Jordanian physicians' perceived barriers and facilitators to patient participation in treatment decision-making: An exploratory study

Rana F. Obeidat, Robin M. Lally

Research output: Contribution to journalArticle

Abstract

BACKGROUND: Successful implementation of shared decision-making in clinical encounters is influenced by system, patient, and clinician factors that both facilitate and present barriers to patient-centered care. Little is known about which factors Jordanian physicians believe influence their ability to implement shared decision-making with cancer patients. AIMS: To determine Jordanian physicians' perceived barriers and facilitators to patient participation in treatment decision-making. SETTINGS AND DESIGN: A cross-sectional exploratory survey design was used in the study. A convenience sample of 86 Jordanian medical and radiation oncologists and surgeons was recruited. MATERIALS AND METHODS: A valid measure of physicians' views of shared decision-making was slightly modified from its original English and used to collect data. Data were analyzed using the Statistical Package for the Social Sciences (SPSS) for windows version 19.0 (SPSS, Inc., Chicago, IL, USA). Descriptive and inferential statistics were carried as appropriate. RESULTS: Insufficient time to spend with the patient, patient expecting a certain treatment rather than a consultation, and the patient's family overriding the decision-making process were the most frequently reported barriers to patient participation in treatment decision-making. Physicians believed that patients trust in physicians and patient being accompanied at the consultation were important facilitators of patient participation in treatment decision-making. CONCLUSIONS: Jordanian physicians perceive multiple barriers to patient participation in treatment decision-making. Patient-related difficulties (e.g., indecision), and system-related difficulties, in particular, patient's family influence on the decision-making process are more prevalent among Jordanian physicians compared to Western physicians.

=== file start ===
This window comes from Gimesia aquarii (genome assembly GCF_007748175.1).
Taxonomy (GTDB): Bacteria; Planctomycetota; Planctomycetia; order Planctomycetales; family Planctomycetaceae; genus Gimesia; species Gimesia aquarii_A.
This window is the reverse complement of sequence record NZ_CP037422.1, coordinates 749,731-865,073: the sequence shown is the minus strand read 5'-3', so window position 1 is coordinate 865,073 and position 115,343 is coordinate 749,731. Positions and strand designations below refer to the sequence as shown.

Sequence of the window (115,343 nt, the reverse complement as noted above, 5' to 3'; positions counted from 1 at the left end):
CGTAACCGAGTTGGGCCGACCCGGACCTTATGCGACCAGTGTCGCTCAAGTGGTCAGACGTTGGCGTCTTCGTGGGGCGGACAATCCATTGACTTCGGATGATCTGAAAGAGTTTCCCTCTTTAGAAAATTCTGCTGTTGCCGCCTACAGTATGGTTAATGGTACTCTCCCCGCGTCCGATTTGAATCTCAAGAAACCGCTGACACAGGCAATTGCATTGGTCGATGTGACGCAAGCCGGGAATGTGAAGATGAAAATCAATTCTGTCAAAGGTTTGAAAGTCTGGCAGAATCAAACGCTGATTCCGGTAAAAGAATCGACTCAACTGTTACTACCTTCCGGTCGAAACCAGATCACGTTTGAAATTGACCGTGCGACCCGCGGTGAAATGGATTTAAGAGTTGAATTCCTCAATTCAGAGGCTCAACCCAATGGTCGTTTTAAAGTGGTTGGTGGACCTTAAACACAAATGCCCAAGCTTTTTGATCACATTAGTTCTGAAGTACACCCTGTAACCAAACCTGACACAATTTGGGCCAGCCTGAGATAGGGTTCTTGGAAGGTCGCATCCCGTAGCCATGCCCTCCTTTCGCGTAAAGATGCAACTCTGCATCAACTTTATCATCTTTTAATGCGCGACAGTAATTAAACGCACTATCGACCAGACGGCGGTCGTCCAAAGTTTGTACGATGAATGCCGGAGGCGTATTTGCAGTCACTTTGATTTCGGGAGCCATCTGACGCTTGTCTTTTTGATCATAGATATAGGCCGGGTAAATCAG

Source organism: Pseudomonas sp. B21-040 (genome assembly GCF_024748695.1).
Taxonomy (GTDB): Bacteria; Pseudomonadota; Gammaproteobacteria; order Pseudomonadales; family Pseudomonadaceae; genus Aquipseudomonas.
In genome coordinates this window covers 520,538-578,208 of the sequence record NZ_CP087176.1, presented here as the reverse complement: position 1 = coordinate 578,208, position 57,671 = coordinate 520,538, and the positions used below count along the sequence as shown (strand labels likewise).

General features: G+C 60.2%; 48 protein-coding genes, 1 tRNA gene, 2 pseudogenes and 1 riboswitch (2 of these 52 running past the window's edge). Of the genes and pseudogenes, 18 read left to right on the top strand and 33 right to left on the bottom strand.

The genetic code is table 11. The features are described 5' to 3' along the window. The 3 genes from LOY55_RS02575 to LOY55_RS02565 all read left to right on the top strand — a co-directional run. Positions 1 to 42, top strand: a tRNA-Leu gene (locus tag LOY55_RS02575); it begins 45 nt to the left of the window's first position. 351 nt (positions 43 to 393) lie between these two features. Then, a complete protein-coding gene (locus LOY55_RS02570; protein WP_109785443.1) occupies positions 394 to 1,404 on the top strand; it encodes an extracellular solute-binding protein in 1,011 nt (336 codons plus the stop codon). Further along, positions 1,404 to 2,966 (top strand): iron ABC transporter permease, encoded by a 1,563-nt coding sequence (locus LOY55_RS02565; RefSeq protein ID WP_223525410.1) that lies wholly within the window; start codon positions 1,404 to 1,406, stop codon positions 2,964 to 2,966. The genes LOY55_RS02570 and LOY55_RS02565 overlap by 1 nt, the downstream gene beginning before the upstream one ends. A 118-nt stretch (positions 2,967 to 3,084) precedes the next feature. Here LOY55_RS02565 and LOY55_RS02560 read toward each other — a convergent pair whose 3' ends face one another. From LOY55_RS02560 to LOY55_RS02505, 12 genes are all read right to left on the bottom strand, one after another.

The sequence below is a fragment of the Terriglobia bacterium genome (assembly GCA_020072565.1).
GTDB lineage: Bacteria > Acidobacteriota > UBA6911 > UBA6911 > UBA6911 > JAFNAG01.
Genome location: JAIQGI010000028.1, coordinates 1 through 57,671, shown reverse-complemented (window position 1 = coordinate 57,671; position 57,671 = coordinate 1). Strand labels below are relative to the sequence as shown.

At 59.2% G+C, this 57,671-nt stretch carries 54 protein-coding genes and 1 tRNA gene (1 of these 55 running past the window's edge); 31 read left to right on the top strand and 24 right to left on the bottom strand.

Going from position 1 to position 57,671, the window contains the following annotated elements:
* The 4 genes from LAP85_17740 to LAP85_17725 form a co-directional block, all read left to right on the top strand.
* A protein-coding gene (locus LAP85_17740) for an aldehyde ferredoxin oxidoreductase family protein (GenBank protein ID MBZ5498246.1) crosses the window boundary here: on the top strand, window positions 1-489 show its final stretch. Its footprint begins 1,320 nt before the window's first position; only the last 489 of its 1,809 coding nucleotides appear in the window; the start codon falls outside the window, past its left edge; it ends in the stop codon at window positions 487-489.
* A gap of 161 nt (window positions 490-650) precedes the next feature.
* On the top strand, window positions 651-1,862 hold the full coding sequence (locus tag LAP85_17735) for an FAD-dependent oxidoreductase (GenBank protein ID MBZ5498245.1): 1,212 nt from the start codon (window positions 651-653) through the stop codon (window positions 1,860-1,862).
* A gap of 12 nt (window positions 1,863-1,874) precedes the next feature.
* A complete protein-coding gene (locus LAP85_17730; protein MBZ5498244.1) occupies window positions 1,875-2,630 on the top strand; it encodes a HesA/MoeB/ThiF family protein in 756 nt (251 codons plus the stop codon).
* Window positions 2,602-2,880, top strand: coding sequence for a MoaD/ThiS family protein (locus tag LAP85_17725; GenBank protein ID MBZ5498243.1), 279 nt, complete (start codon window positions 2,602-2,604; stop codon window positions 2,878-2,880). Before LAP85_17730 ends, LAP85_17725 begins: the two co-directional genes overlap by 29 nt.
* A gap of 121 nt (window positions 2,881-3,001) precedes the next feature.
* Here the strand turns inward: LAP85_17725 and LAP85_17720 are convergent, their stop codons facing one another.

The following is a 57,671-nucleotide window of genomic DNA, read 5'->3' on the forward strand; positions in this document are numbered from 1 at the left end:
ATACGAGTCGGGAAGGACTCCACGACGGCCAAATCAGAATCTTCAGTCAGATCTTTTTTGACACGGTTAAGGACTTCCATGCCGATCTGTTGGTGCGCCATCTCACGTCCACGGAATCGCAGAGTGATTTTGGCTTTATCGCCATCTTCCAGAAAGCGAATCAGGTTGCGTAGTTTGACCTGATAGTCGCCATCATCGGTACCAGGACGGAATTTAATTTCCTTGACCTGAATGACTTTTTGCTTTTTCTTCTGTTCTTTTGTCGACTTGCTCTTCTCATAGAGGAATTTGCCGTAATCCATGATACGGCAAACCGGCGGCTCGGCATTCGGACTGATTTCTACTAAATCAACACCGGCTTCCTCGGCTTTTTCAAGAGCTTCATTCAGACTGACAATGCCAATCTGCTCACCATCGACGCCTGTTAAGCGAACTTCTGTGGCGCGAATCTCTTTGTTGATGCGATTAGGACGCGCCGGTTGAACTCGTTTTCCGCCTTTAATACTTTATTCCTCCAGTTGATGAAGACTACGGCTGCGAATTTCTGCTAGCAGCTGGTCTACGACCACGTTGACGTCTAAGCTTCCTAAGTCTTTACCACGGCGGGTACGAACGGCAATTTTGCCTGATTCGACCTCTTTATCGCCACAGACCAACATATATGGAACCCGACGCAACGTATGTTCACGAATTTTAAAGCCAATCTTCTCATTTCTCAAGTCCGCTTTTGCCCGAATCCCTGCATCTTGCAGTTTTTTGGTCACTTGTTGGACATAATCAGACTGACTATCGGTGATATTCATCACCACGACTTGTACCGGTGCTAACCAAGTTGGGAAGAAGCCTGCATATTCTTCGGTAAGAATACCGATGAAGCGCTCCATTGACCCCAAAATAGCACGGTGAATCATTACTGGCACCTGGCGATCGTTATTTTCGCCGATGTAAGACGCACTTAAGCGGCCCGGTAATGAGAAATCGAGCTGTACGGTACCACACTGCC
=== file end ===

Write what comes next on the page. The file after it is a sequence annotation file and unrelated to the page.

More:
Original languageEnglish (US)
Pages (from-to)377-381
Number of pages5
JournalIndian Journal of Cancer
Volume55
Issue number4
DOIs
StatePublished - Oct 1 2018

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Patient Participation
Decision Making
Physicians
Therapeutics
Social Sciences
Referral and Consultation
Patient-Centered Care
Aptitude
Cross-Sectional Studies

Keywords

  • Barriers
  • Jordanian
  • cancer
  • participation
  • shared decision-making

ASJC Scopus subject areas

  • Oncology

Cite this

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abstract = "BACKGROUND: Successful implementation of shared decision-making in clinical encounters is influenced by system, patient, and clinician factors that both facilitate and present barriers to patient-centered care. Little is known about which factors Jordanian physicians believe influence their ability to implement shared decision-making with cancer patients. AIMS: To determine Jordanian physicians' perceived barriers and facilitators to patient participation in treatment decision-making. SETTINGS AND DESIGN: A cross-sectional exploratory survey design was used in the study. A convenience sample of 86 Jordanian medical and radiation oncologists and surgeons was recruited. MATERIALS AND METHODS: A valid measure of physicians' views of shared decision-making was slightly modified from its original English and used to collect data. Data were analyzed using the Statistical Package for the Social Sciences (SPSS) for windows version 19.0 (SPSS, Inc., Chicago, IL, USA). Descriptive and inferential statistics were carried as appropriate. RESULTS: Insufficient time to spend with the patient, patient expecting a certain treatment rather than a consultation, and the patient's family overriding the decision-making process were the most frequently reported barriers to patient participation in treatment decision-making. Physicians believed that patients trust in physicians and patient being accompanied at the consultation were important facilitators of patient participation in treatment decision-making. CONCLUSIONS: Jordanian physicians perceive multiple barriers to patient participation in treatment decision-making. Patient-related difficulties (e.g., indecision), and system-related difficulties, in particular, patient's family influence on the decision-making process are more prevalent among Jordanian physicians compared to Western physicians.",
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